The team will be attentive to issues beyond gender, e.g., race, sexuality, disability, and will make an effort to collect quantitative data on these groups.  In some cases, it will be impossible to separate the ways in which gender and race/sexuality, etc. are playing a role in the climate, and the team will not make an effort to “separate out” the different factors, but will offer suggestions that are sensitive to intersectional issues. Our training for site visit team members will cover issues beyond gender, including the ways that gender intersects with other social categories, but the team members will not present themselves as experts on the many ways that hierarchy can manifest itself in academia. As the CSW-sponsored site visit program evolves, the CSW hopes to coordinate with the members of other APA Inclusiveness Committees, so that they too can participate in and co-sponsor particular site visits, when appropriate.  If a department or dean requests that the site visit focus on issues concerning underrepresented groups, the CSW team would be happy to collaborate with the APA Inclusiveness Committee to coordinate efforts.

If you have questions, want to be trained to join a team, or want more information about a site visit for your department, please contact Peggy DesAutels at

Workshop Leaders

Peggy DesAutels is Professor of Philosophy at University of Dayton.  She chairs the APA Committee on the Status of Women.  She served as “Principal Personnel” on a National Science Foundation ADVANCE grant from 2009-2011.  This $2.5 million grant was awarded to a consortium of universities: University of Dayton (private Catholic University), Wright State University (Ohio Public University), Central State University (Historically Black University), and Air Force Institute of Technology (AFIT).  She trained the equity advisors at all four institutions.  She also offered workshops on implicit bias and best practices tied to recruiting and advancing women faculty to search committees, chairs, and tenure and promotion committees throughout the consortium.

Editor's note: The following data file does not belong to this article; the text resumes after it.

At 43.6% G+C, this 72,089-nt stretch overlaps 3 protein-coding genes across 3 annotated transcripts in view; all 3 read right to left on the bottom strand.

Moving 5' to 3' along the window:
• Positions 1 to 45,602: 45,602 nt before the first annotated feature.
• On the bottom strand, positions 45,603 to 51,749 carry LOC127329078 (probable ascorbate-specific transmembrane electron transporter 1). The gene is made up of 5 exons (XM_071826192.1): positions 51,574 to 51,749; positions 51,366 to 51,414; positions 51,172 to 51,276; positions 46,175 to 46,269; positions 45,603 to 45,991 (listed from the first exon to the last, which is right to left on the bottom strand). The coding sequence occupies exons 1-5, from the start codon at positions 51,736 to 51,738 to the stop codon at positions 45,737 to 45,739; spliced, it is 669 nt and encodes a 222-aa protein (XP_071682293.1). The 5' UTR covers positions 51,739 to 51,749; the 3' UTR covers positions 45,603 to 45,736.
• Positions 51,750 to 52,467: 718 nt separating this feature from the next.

Carla Fehr is an Associate Professor and holds the Wolfe Chair in Science and Technology Studies in the Philosophy Department at the University of Waterloo.  She served as a co-PI on a $3.3 million National Science Foundation ADVANCE grant from 2006-2011 at Iowa State University. This grant supported research and programming designed to improve the recruitment, retention and advancement of women STEM faculty members at Iowa State. She developed and conducted training workshops for university administrators, faculty members and students.  These workshops explored the psychological and cultural barriers hindering the recruitment, retention and advancement of women scientists and engineers, as well as strategies for overcoming these barriers.  Dr. Fehr also conducted intensive qualitative research analyzing the climates of particular science departments and subsequently worked with those departments over a several year period to improve the work climate for women and men faculty members. 

Sally Haslanger is Professor Philosophy and Director of Women's and Gender Studies at MIT.  She has been engaged in feminist activism and efforts to promote gender equity in philosophy since the 1970s.  During 1993-97 she was a member of the APA Committee on the Status of Women.  Following MIT’s landmark study of women in science in 1999, she served from 2002-2008 on the gender equity committee of MIT’s School of Humanities, Arts and Social Sciences and as Chair of the committee from 2004-2008.  In 2007 she presented her paper “Changing the Culture and Ideology of Philosophy: Not by Reason (Alone),” at the APA; it was broadly circulated and published in Hypatia in 2008.  From 2008-10 she worked with the MIT School of Science on gender and race equity, offering faculty workshops to every department in the school.  In 2009 she founded the Women in Philosophy Task Force and has collaborated extensively with others in the United States, Canada, Australia and the UK to promote women’s fair representation in the profession.  She has given presentations on women and minorities in philosophy at many universities, has served as a consultant to philosophy departments, and has spoken at NSF ADVANCE workshops.  In 2010 she was awarded the Distinguished Woman Philosopher of the year by the Society of Women in Philosophy.